Christopher Lawton over at The Post Gazette (via the Wall Street Journal) has an excellent article up about why Dell is just flailing as a company now, after being the darling of the 90’s.
The article mostly talks about how Dell has become completely out-of-touch with the needs of consumers. The majority of their focus is trying to woo the corporate world, but during that time, they ignored the emerging home laptop market, which primarily succeeds in retail, not as an online business.
But no such article would be complete without a mention of Dell’s India-based CSR operations.
- “As the tech downturn ended around 2003, Dell continued cutting costs and focused on being efficient. Around that time, Dell executives decided to hire temporary workers to man their five U.S. call centers, rather than recruit more-expensive full-time staff. By 2005, 75% of Dell’s call-center staff — those who take calls from customers wanting to buy a PC — were temporary workers. Three years earlier, the majority of those staffers were full-time employees.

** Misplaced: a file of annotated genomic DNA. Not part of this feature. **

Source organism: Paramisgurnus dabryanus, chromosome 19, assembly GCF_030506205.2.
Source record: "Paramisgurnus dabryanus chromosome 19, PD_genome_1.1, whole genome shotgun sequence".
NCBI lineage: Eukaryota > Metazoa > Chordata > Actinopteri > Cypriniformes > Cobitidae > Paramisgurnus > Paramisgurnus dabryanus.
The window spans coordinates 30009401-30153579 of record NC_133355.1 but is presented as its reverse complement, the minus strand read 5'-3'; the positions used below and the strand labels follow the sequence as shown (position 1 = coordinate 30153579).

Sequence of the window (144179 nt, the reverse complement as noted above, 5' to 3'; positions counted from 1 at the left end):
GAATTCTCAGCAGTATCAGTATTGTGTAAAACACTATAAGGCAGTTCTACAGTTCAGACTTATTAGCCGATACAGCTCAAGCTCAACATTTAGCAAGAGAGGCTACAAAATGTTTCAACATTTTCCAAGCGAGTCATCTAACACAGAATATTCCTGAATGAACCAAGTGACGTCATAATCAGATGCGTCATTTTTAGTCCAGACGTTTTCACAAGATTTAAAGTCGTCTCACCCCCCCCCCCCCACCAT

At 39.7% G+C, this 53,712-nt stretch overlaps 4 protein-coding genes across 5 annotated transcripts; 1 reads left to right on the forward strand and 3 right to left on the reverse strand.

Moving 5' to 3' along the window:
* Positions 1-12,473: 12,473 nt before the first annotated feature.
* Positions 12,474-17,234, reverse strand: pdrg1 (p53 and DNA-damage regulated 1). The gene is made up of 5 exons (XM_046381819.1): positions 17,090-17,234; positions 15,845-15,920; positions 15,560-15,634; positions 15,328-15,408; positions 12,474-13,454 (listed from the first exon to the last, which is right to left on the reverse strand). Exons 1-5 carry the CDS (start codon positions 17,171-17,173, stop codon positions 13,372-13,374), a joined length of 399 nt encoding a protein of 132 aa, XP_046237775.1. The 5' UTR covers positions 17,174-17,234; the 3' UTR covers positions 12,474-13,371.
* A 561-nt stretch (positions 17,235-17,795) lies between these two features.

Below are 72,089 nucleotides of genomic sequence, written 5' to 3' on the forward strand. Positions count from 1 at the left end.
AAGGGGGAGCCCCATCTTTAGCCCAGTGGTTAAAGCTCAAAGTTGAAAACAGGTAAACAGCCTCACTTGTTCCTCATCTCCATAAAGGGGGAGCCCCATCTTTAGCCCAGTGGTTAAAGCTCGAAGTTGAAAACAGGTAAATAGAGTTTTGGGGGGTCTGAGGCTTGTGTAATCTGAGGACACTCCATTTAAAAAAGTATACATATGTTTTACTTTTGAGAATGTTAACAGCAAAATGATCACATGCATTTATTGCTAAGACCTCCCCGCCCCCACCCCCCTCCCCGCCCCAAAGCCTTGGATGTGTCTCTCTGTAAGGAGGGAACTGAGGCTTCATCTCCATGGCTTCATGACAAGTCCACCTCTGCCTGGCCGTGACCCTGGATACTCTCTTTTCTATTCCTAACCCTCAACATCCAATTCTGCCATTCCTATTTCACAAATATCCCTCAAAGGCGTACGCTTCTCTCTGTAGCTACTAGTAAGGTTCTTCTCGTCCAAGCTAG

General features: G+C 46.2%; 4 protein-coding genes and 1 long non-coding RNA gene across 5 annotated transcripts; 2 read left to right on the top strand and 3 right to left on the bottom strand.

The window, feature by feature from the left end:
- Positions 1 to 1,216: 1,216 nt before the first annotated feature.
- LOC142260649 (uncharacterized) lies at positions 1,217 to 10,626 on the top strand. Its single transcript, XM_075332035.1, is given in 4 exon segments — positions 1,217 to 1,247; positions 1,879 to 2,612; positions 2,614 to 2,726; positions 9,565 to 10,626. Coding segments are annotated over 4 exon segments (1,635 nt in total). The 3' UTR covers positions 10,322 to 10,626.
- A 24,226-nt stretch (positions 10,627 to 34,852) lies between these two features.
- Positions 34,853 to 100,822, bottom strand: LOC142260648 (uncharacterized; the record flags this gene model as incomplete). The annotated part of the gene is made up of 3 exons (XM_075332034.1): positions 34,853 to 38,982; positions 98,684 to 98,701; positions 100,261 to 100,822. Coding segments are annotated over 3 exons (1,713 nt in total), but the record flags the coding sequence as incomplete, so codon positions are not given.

The move backfired. By late 2005, Dell noticed its U.S. consumer sales were flattening. Ro Parra, a Dell senior vice president who was asked to look into the problem, pinpointed call-center problems as one cause. He discovered that the temporary call-center workers who wanted full-time jobs weren’t being promoted. Turnover in the centers had soared to 300% a year from 30% in 2002.”
300% turnover of call center employees a year. No wonder you can’t get anyone on the line who knows what they are doing.
Consumer demand, laptop growth leave Dell behind [Post Gazette]